Sometimes You Get What You Ask For – September 1, 2019
September 1, 2019
The Rolling Stones told us, “You can’t always get what you want.” Anybody remember that song? Anyone want to venture a guess as to when that song came out? I’ll give you a hint. 19… (I know it wasn’t much of a hint!) 69! I used to try to talk my organist into playing a church sounding version of it for the offertory. For the record, Bill would never do it!
Well, you can’t always get what you want. But sometimes you get what you ask for! Oh, and just so you know… It’s killing me to end this sermon title with a preposition! However, “Sometimes You Get That For Which You Ask” seemed a bit pretentious – and it wouldn’t fit at the top of my page. S0…
Sometimes you get what you ask for. This is the story of Peter being released from prison. There were a lot of imprisonments in the early days of the church. And there were also a number of jailbreaks! In another story, Paul was jailed with his feet in stocks and he was freed. In this case Peter was sleeping between two guards, bound with two chains, with sentries at the door. And I love how this happens.
This angel comes in, and lights up the cell, and the chains fall off of Peter. Now, it doesn’t say what happened to the guards and sentries! But they must have been “put to sleep,” because this is no quick escape! The angel says, “Get dressed Peter, and put on your sandals.” I can see him standing there while Peter dresses. Then he says, “Ok Peter, put your coat on.” “Ok now follow me.” (Does that seem strange to any of you?)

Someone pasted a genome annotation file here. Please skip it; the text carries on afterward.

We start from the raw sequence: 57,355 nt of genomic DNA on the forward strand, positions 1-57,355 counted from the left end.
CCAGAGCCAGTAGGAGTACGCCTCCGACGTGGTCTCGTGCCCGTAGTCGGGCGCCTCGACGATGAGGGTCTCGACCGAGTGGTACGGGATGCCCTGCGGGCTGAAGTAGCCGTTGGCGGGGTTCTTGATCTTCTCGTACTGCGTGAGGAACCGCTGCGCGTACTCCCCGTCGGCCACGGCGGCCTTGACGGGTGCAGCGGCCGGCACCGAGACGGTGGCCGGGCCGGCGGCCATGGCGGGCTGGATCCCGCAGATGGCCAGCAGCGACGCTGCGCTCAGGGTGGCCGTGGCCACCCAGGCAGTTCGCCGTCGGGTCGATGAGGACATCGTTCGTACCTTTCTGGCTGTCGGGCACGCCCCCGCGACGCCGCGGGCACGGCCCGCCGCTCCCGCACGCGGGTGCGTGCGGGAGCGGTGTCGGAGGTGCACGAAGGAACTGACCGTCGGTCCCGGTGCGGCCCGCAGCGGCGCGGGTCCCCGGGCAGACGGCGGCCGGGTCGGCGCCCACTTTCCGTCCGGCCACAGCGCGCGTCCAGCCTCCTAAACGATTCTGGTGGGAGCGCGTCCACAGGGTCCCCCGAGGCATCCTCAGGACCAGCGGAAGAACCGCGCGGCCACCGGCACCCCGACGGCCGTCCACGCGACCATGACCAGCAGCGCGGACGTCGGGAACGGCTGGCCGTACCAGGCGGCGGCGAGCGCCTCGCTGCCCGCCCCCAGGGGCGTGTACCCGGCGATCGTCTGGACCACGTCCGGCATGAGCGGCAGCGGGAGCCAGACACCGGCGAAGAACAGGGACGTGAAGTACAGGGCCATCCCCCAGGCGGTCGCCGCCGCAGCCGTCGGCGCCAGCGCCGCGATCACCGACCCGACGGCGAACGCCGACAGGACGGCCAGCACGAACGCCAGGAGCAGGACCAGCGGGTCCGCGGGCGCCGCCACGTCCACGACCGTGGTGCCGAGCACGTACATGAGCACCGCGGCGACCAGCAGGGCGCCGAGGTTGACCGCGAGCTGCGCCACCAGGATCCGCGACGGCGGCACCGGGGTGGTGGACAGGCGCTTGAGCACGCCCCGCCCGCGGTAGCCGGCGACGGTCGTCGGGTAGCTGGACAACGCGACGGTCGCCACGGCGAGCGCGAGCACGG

So Peter is led out, and he’s not sure whether he’s dreaming all this or not! It says, “He did not know that what was done by the angel was real, but thought he was seeing a vision.” But he passed by the guards at the city gate, and the gate “opened of it’s own accord.” and the angel leaves him. At that point, Peter realizes that he’s not in a dream, but that he has been rescued from Herod.
We can’t forget that part! There was real danger here! The beginning of this chapter says that King Herod had “laid violent hands upon some who belonged to the Church. He killed James, the brother of John, with a sword. And when he saw that it pleased the Jews [those who were trying to stamp out the Church] he proceeded to arrest Peter, too!” So make no mistake here. This angel saved Peter’s life!
So Peter goes to the house of Mary, who we’re told was the mother of John, whose other name was Mark. And she is not to be confused with Mary the mother of Jesus, or Mary Magdalene, or the one the Bible calls “The other Mary.” There were a lot of Marys in those days! Whichever one this was, Peter went there and they were praying. As it says here “Earnest prayer for him was made to God by the Church.”
So, that’s the scene when Peter comes and knocks on the door. And then we have this wonderful little scene with this maid named Rhoda, who answers the knock on the door, hears Peter’s voice, recognizes him and then runs to tell the others – without actually letting him in! Then when she tells the others they say, “You’re mad!” “Your loony!” or the one I really like, “It is his angel!” (He thought it was much more likely that Herod had killed Peter already, than it was that he had escaped!)
So what we have here is a story where people are praying for something, and yet when it actually happens, they don’t believe it. Sometimes you do get what you ask for! But when do you, what then? Are you surprised? Or maybe shocked? Do you think about the impossibility of it, or it’s unlikelihood?